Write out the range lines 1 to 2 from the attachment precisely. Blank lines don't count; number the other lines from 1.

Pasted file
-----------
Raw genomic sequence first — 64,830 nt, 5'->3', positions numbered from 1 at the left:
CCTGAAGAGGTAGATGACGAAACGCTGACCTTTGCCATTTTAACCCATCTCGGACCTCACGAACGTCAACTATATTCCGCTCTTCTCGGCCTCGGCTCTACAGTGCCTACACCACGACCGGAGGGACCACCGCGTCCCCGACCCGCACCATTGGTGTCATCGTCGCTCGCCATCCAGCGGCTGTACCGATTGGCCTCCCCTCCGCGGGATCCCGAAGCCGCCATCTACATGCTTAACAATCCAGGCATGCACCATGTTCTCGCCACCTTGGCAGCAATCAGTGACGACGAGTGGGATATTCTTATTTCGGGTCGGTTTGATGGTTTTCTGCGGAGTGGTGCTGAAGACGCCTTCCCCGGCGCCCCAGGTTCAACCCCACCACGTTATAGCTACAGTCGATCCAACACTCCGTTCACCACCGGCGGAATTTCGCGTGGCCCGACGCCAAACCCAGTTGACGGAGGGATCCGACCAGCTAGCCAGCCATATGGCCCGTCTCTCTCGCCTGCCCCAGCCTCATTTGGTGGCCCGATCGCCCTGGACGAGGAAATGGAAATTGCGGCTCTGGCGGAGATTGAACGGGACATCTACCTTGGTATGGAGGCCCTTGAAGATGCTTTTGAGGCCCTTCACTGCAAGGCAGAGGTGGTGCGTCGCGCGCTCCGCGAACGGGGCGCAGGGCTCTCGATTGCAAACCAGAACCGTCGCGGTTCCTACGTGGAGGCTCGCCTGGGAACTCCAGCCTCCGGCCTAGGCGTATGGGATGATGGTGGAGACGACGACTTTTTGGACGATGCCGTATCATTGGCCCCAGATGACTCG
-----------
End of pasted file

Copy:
Raw genomic sequence first — 64,830 nt, 5'->3', positions numbered from 1 at the left:
CCTGAAGAGGTAGATGACGAAACGCTGACCTTTGCCATTTTAACCCATCTCGGACCTCACGAACGTCAACTATATTCCGCTCTTCTCGGCCTCGGCTCTACAGTGCCTACACCACGACCGGAGGGACCACCGCGTCCCCGACCCGCACCATTGGTGTCATCGTCGCTCGCCATCCAGCGGCTGTACCGATTGGCCTCCCCTCCGCGGGATCCCGAAGCCGCCATCTACATGCTTAACAATCCAGGCATGCACCATGTTCTCGCCACCTTGGCAGCAATCAGTGACGACGAGTGGGATATTCTTATTTCGGGTCGGTTTGATGGTTTTCTGCGGAGTGGTGCTGAAGACGCCTTCCCCGGCGCCCCAGGTTCAACCCCACCACGTTATAGCTACAGTCGATCCAACACTCCGTTCACCACCGGCGGAATTTCGCGTGGCCCGACGCCAAACCCAGTTGACGGAGGGATCCGACCAGCTAGCCAGCCATATGGCCCGTCTCTCTCGCCTGCCCCAGCCTCATTTGGTGGCCCGATCGCCCTGGACGAGGAAATGGAAATTGCGGCTCTGGCGGAGATTGAACGGGACATCTACCTTGGTATGGAGGCCCTTGAAGATGCTTTTGAGGCCCTTCACTGCAAGGCAGAGGTGGTGCGTCGCGCGCTCCGCGAACGGGGCGCAGGGCTCTCGATTGCAAACCAGAACCGTCGCGGTTCCTACGTGGAGGCTCGCCTGGGAACTCCAGCCTCCGGCCTAGGCGTATGGGATGATGGTGGAGACGACGACTTTTTGGACGATGCCGTATCATTGGCCCCAGATGACTCG